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What The Industrial Revolution Did For Us - Programme 1 - Material World

Updated Thursday 1st December 2005

Find out more about the Material World programme, part of the BBC/OU's 'What the Industrial Revolution Did for Us' TV series.

Dan Cruickshank at sea Copyrighted image Icon Copyright: Production team

In 1766 a young Londoner called John Spilsbury came up with a curious idea. He took the world - and carved it up. Spilsbury’s dissectible map was the world’s first jigsaw. It shows the world more or less as we know it today. By the middle of the eighteenth century the world had, give or take a few missing pieces like Australia, been discovered.

Having discovered the world, it was time for us, like Spilsbury, to carve it up, in order to fuel our growing appetite for the good things in life - from tea to manufactured goods. Time to look beneath the surface of our land and overseas in search of new materials and new markets.

Today we can buy what we want when we want, go where we want how we want. Few of us know where the things we buy come from - cars from China, fruit from Africa, fish from the Pacific, computers from America. We live in a global economy. And, as is often said, it's a small world.

We can do all of this thanks to a remarkable series of discoveries that, in the course of just one hundred years, created the modern global economy and much of the world in which we live. The origins of this era of transformation lie not in the dark satanic mills we usually associate with the Industrial Revolution, but in the tea rooms and shops of Georgian England.

From the high seas to the deepest mines, Dan explores the origins of the Industrial Revolution.

Aboard Captain Cook’s HMS Endeavour, Dan demonstrates how John Harrison solved the problem of longitude, opened up trade routes and helped to invent the toaster!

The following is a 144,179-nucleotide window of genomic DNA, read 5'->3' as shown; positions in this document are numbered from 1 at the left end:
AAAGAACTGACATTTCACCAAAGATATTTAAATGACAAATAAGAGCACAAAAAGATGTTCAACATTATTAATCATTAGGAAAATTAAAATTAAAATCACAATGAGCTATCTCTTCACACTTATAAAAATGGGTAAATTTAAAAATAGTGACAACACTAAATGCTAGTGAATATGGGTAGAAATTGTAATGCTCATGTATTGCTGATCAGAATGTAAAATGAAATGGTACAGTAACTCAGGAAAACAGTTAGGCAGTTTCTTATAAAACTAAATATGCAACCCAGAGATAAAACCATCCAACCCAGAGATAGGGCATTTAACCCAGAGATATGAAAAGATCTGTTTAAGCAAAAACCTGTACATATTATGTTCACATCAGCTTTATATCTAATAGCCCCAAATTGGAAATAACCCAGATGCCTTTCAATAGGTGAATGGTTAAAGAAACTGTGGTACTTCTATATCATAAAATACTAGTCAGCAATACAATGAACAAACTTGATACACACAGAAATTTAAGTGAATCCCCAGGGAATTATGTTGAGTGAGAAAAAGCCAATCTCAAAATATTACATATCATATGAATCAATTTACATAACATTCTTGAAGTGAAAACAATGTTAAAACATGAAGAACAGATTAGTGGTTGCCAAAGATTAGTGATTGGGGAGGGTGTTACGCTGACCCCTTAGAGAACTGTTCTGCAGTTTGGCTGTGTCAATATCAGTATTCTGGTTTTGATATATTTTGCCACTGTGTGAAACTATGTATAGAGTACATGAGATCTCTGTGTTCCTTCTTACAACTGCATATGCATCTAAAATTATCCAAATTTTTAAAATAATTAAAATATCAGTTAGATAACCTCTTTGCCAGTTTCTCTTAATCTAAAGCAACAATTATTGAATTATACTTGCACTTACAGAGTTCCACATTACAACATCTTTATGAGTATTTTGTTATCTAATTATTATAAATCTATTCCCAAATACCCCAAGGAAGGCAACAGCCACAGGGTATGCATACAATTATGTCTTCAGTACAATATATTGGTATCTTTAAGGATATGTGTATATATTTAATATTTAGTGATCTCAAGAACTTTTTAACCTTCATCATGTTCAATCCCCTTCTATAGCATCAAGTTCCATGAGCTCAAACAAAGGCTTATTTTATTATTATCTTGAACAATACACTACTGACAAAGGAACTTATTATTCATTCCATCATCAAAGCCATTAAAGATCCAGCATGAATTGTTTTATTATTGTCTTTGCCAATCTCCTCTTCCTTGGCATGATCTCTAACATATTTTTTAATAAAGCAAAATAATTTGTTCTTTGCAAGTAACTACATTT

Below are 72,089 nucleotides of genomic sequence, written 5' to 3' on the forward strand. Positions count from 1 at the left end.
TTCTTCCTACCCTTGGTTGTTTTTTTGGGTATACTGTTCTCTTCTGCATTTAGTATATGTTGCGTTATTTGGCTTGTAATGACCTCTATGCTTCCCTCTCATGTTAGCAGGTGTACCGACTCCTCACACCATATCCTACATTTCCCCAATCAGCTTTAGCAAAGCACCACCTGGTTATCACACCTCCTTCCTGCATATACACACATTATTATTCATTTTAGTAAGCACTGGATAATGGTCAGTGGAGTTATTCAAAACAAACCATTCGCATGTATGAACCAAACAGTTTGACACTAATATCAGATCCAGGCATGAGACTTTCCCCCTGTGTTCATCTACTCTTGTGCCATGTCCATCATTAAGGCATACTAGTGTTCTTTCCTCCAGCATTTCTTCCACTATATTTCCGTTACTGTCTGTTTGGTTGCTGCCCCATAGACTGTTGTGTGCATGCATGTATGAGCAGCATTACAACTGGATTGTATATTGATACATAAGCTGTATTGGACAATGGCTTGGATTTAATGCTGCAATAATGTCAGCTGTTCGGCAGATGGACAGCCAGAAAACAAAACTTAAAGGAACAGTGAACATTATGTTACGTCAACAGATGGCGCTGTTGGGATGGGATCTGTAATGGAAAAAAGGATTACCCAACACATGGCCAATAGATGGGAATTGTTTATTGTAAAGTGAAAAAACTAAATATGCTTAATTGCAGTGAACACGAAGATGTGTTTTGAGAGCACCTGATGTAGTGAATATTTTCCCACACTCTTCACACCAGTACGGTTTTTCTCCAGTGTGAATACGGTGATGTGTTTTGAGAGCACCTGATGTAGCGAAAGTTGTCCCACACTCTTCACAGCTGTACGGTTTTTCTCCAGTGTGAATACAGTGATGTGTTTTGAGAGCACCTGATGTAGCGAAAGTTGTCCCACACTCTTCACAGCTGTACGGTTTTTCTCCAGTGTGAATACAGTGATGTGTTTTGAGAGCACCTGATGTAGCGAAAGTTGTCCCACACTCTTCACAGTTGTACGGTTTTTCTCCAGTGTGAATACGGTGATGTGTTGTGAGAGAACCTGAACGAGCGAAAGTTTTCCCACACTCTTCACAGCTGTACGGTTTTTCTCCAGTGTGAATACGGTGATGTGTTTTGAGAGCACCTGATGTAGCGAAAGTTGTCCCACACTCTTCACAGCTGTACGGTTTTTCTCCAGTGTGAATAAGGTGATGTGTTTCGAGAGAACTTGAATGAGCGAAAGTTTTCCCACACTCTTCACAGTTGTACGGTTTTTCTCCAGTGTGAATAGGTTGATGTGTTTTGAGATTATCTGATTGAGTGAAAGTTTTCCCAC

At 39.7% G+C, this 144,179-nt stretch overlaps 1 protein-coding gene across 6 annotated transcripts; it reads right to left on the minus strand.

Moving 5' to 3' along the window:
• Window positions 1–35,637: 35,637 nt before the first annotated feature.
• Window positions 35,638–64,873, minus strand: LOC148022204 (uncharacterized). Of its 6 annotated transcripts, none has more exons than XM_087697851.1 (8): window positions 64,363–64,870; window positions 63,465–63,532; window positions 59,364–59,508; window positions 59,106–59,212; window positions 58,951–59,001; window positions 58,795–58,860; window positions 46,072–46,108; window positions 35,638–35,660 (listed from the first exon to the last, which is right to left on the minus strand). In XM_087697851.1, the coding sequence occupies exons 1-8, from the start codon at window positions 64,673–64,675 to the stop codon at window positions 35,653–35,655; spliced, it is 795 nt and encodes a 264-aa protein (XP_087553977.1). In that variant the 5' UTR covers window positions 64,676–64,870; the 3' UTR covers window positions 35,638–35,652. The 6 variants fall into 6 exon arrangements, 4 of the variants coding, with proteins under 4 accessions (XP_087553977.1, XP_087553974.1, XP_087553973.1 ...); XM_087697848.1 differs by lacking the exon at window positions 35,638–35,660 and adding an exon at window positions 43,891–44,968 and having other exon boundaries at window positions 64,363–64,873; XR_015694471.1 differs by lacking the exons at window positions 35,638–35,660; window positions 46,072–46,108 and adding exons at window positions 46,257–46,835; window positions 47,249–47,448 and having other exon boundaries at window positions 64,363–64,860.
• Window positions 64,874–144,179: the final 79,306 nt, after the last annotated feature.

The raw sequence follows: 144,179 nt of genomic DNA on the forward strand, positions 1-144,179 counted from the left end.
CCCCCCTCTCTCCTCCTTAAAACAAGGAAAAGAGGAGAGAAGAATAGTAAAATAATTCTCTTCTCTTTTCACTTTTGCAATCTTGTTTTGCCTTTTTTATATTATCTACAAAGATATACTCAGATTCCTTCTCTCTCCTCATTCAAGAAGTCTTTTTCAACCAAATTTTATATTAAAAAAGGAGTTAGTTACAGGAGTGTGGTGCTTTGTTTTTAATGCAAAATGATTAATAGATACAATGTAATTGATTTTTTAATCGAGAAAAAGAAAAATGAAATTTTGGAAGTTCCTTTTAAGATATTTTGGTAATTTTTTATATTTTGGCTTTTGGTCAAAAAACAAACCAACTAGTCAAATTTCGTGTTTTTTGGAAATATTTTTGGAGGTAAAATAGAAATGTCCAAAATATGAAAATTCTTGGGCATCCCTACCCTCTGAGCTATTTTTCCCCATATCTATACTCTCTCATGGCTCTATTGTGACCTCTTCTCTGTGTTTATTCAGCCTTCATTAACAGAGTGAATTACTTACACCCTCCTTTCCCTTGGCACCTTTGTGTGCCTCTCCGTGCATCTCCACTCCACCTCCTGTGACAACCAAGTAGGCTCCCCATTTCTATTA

Clutching Captain Cook’s tea cup, Dan reveals how the humble 'cuppa' helped to fuel a revolution! In a Georgian tea room, Dan indulges himself. He reveals Georgian appetite for the new and the exotic - from sprung cork rumps for ladies and mouse-hair eyebrows for men, to fine porcelain from China and sweet drinks from South America.

Dan tells the story of the Royal Society of Arts. He discovers how our forebears rose to the challenge of the consumer revolution, devising ingenious ways to imitate expensive exotic imports, such as Chintz - an Indian textile.

Meanwhile at Kew Gardens Dan introduces us to Sir Joseph Banks, the brilliant botanist who set sail on the Endeavour and became the first unofficial director of the Royal Botanic Gardens. He explains how Banks shaped Kew, not as a delightful diversion for the growing urban classes but as a kind of factory, in which plants from one part of the world, such as rubber or tea, were processed before being sent out for replanting on the other side of the world.

But discoveries were being made right under our feet: crouching in a 300 million year-old swampy bog, Dan tells the story of coal - the power beneath this green and pleasant land. At Coalbrookdale he discovers coal, iron ore and water in close proximity - three fundamental raw materials which together fuelled the Industrial Revolution.

Dan casts iron at Coalbrookdale, and indulges in ‘iron mania’. He finds iron bridges, churches, even the first skyscraper - a derelict mill in Shropshire, and encounters characters such as John ‘iron mad’ Wilkinson, an industrialist who, among other things, built the first iron boat and was buried in an iron coffin.

On the North Yorkshire coast Dan undertakes a geological survey and visits the museum built by William ‘strata’ Smith. He demonstrates how Smith - a surveyor of the newly-invented canals - produced the first ever geological map, which unlocked the mineral wealth of the world.

Armed with his geological map, Dan visits Cornwall. Here, he explains how a chemist called William Cookworthy solved the porcelain problem. He creates China clay and fires a tea cup. Now, instead of importing our china from China, we could make our own. An idea soon picked up by perhaps the most ingenious industrialist of them all… Josiah Wedgwood.

Finally, the fineries of the few were in reach of the many. Demand had been democratised. Thanks to our mineral wealth, inventive industrialists and insatiable appetites, Britain was well on the way to earning its titles of "workshop of the world" and "nation of shopkeepers". But it was the consumers - people like you and me - who started it all.

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